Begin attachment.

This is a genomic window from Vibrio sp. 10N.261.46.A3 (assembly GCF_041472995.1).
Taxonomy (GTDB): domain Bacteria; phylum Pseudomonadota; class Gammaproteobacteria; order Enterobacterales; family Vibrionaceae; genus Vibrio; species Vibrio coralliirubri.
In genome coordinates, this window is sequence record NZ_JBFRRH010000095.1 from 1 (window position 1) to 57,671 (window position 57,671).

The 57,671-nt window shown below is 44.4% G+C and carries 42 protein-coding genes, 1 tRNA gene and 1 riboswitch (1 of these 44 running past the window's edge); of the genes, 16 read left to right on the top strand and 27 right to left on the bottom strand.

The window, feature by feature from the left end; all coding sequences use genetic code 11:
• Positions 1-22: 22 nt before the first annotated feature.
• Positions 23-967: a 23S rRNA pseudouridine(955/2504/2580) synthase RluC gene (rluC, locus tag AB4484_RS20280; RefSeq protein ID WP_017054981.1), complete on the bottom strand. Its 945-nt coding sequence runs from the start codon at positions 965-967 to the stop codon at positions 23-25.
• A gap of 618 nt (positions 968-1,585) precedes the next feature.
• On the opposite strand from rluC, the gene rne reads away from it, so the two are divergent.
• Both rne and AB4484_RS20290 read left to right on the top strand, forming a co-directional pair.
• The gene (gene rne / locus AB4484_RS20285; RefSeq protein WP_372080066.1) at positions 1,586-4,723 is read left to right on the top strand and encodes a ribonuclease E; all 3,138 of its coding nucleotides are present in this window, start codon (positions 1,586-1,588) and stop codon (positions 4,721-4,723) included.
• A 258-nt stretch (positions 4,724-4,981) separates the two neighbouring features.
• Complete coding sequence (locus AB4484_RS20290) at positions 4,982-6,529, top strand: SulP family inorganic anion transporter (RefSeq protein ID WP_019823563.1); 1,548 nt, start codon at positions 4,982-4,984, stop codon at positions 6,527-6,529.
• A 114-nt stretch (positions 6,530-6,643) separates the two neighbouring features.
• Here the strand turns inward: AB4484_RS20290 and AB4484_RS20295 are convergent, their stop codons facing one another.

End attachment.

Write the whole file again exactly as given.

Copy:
This is a genomic window from Vibrio sp. 10N.261.46.A3 (assembly GCF_041472995.1).
Taxonomy (GTDB): domain Bacteria; phylum Pseudomonadota; class Gammaproteobacteria; order Enterobacterales; family Vibrionaceae; genus Vibrio; species Vibrio coralliirubri.
In genome coordinates, this window is sequence record NZ_JBFRRH010000095.1 from 1 (window position 1) to 57,671 (window position 57,671).

The 57,671-nt window shown below is 44.4% G+C and carries 42 protein-coding genes, 1 tRNA gene and 1 riboswitch (1 of these 44 running past the window's edge); of the genes, 16 read left to right on the top strand and 27 right to left on the bottom strand.

The window, feature by feature from the left end; all coding sequences use genetic code 11:
• Positions 1-22: 22 nt before the first annotated feature.
• Positions 23-967: a 23S rRNA pseudouridine(955/2504/2580) synthase RluC gene (rluC, locus tag AB4484_RS20280; RefSeq protein ID WP_017054981.1), complete on the bottom strand. Its 945-nt coding sequence runs from the start codon at positions 965-967 to the stop codon at positions 23-25.
• A gap of 618 nt (positions 968-1,585) precedes the next feature.
• On the opposite strand from rluC, the gene rne reads away from it, so the two are divergent.
• Both rne and AB4484_RS20290 read left to right on the top strand, forming a co-directional pair.
• The gene (gene rne / locus AB4484_RS20285; RefSeq protein WP_372080066.1) at positions 1,586-4,723 is read left to right on the top strand and encodes a ribonuclease E; all 3,138 of its coding nucleotides are present in this window, start codon (positions 1,586-1,588) and stop codon (positions 4,721-4,723) included.
• A 258-nt stretch (positions 4,724-4,981) separates the two neighbouring features.
• Complete coding sequence (locus AB4484_RS20290) at positions 4,982-6,529, top strand: SulP family inorganic anion transporter (RefSeq protein ID WP_019823563.1); 1,548 nt, start codon at positions 4,982-4,984, stop codon at positions 6,527-6,529.
• A 114-nt stretch (positions 6,530-6,643) separates the two neighbouring features.
• Here the strand turns inward: AB4484_RS20290 and AB4484_RS20295 are convergent, their stop codons facing one another.